Notes from Day 1 of NBA Summer League: Jalen Green is a bucket


LAS VEGAS — There is far too much action at NBA Summer League to catch it all.

That’s why I will put together a notes column of things I see and hear during my time in Vegas, expect a few of these this week (I am in Vegas until Thursday). I didn’t see every game on the opening Sunday of the league, but here are a few things worth mentioning:

Jalen Green is a bucket.

This shouldn’t be a shock, and not just because he’s the No. 2 pick and landed there because he can score inside and out. It’s also because in Las Vegas, the Rockets’ new wing is actually facing a step down in competition level from the G-League level he saw with the Ignite this last season — those G-League games were filled with legit NBA hopefuls and former NBA vets. Summer League has a lot of rookies and guys who will be playing in Europe next season.

“The ultimate goal for the G League Ignite was to be a pro and learn the game as much as we can before we head up to the NBA,” Green said, via the AP. “I think we accomplished that. We learned how to be a pro on and off the court. I think I showed it tonight.”

Whatever the competition, Green impressed and did it all. He scored 23 points, hit 4-of-9 from three, and had a couple of dimes. He looks like a player who can score Day One in the NBA — which is what the book was on him before the draft, but this felt like a confirmation.

Summer League is made for a scorer like Green (unlike the game of No. 1 pick Cade Cunningham), and that could carry over to their rookie seasons, where Green will continue to put up numbers.

• Speaking of Cunningham, he spoke about coming into a team as the No. 1 pick and trying to fit in.

“I know what the perspective of my teammates would be having the No. 1 pick come in,” Cunningham said. “I not trying to be a guy who comes in and is all about me and take all of that space up. I want to respect their space, they’re trying to build on their games. Saddiq [Bey] is coming off a, what was it, First Team All-Rookie? I want him to build on that, trying to elevate himself. For me, it’s just coming in and trying to be the best teammate I can be.”

• Speaking of Bey… One good rule of thumb with Summer League: If a player got regular run as a rookie, he should be a cut above everyone else at this event. The Piston’s Saddiq Bey was exactly that, just clearly better the competition when he was on the court in his Summer League opener, finishing with 14 points and 12 boards for the Pistons. He showed improved handles and with that created his own shot in a way we didn’t see a lot of during last season.

• Of course, COVID continued to reach into the NBA the way it has the rest of American life. The Wizards vs. Pacers game had to be postponed, and it’s not clear when enough Washington players will be cleared from health and safety protocols for them to resume play. The Rockets also were without a player due to COVID protocols.

• Lakers two-way player Austin Reaves had the putback game-winner of the day.

Evan Mobley showed some flashes of the athleticism and potential that made him the No. 3 pick, but like many bigs entering the league, he has got to get a lot stronger to handle the contact at this level. Plus, his game just needs more polish. (This is not a knock, bigs just take longer to develop. Ask Deandre Ayton.)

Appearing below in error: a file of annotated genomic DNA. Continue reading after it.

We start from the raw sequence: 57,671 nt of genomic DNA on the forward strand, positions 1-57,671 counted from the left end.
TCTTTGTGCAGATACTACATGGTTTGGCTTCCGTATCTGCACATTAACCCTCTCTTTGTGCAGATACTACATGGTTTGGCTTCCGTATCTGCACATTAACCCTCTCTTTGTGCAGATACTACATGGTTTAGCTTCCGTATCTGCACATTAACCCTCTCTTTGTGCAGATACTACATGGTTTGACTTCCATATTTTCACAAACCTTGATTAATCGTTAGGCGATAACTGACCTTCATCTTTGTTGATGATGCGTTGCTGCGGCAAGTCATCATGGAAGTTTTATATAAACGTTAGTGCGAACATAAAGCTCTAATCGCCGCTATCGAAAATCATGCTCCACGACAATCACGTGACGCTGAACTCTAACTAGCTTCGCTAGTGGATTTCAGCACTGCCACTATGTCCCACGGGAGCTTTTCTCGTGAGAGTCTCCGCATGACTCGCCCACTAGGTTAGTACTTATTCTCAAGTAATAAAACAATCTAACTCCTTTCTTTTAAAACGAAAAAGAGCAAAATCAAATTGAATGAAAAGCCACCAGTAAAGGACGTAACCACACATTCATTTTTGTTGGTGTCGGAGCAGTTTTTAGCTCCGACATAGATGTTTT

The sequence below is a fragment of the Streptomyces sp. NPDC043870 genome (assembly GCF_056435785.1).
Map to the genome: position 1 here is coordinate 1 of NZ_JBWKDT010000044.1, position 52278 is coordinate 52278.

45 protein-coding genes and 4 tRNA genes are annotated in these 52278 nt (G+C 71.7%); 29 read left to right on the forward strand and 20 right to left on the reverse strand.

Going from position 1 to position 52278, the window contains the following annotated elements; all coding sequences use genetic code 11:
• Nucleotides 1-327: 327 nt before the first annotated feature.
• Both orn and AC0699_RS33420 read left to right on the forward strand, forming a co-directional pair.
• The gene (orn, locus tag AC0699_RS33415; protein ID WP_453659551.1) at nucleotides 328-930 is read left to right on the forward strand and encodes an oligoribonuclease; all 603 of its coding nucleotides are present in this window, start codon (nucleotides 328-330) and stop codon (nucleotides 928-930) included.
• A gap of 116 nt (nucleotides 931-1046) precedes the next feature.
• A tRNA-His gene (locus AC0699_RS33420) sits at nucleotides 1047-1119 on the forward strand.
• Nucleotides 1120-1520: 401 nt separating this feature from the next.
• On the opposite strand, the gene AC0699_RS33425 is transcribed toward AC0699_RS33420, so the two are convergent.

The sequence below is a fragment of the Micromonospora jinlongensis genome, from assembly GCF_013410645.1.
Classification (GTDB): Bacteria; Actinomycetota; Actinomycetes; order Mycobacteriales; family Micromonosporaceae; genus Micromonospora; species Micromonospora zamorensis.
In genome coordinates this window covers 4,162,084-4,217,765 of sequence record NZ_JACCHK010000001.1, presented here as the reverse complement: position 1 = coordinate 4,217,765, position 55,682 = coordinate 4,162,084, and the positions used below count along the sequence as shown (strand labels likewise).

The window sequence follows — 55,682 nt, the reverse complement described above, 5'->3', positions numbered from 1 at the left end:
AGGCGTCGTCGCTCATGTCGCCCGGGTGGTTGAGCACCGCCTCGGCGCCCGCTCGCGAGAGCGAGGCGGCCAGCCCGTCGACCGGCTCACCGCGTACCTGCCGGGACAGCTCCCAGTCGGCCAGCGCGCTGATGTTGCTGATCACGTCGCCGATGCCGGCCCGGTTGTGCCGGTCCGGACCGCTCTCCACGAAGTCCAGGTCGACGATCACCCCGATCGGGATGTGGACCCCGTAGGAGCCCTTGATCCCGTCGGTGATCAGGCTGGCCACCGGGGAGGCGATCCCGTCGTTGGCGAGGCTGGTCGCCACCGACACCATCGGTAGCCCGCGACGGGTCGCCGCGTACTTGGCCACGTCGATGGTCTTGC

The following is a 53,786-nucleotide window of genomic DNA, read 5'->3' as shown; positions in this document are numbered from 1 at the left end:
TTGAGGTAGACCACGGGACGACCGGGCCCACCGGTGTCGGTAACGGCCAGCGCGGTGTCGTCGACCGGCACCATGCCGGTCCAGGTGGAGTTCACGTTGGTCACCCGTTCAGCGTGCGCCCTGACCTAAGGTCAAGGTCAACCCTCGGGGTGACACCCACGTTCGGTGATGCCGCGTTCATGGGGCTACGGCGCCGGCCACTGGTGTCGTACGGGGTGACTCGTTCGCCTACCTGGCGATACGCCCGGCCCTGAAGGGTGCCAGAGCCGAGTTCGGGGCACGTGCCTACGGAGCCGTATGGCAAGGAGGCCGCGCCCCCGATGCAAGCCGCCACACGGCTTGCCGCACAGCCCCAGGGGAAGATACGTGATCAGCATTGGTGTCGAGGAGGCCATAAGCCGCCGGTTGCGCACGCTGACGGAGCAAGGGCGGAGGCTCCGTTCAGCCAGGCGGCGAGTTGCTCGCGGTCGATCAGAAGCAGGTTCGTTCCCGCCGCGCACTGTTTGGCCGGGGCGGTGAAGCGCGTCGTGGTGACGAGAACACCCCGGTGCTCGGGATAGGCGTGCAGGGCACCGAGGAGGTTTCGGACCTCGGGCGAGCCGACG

LiAngelo Ball scored 16 and looked sharp from three in his Summer League debut for the Hornets.

• Rockets’ first-round pick Alperen Sengun was a little more athletic than advertised and did some things well, with 15 points and 15 boards, plus a couple of highlight moves. He was active but had some rookie struggle moments, like when he got boxed in under the rim a few times, plus there were some other weak stretches. Still, he was making things happen.

Sengun got to the line 14 times in the game and his free throw routine is… unique. Before taking his shot, he appears to talk to the ball (ala Mark “The Bird” Fidrych).

• Nearly as strange, Luka Garza‘s free throw routine does not involve dribbling the ball. Even once. He gets the ball, walks up, toes the line, and shoots.

• The first time Thunder first-round pick Josh Giddey touched the ball he ran Cunningham into a screen (Cunningham got hung up on it), turned the corner, and drove in for a dunk.

He also made a couple of nifty passes but played just five minutes before spraining an ankle, and he was out for the game.

Mo Bamba is not playing for the Magic at Summer League but he is in Las Vegas and practicing with the team. Bamba got more run at the end of last season after Nikola Vucevic was traded to Chicago, and how with a new coach (Jamahl Mosley) in Orlando, Bamba said he wanted to learn the system and get some work in with the new staff.

Kevin Durant on chasing MVP: ‘Not really, I’ve been there, done that’

Orlando Magic v Brooklyn Nets
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Kevin Durant carried the Nets to another win Monday night, scoring 45 points on 19-of-24 shooting, plus seven rebounds and five assists.

If you’re having an MVP conversation a quarter of the way into the NBA season, Durant has to be part of it: 30 points per game on 54.8% shooting (and a ridiculous 65.9 true shooting percentage), 6.6 rebounds and 5.5 assists a game, plus playing solid defense and being the anchor of the Nets. After his 45-point outing to get Brooklyn a win over Orlando, Durant was asked about MVP chants and the chase for the award and was clearly not interested.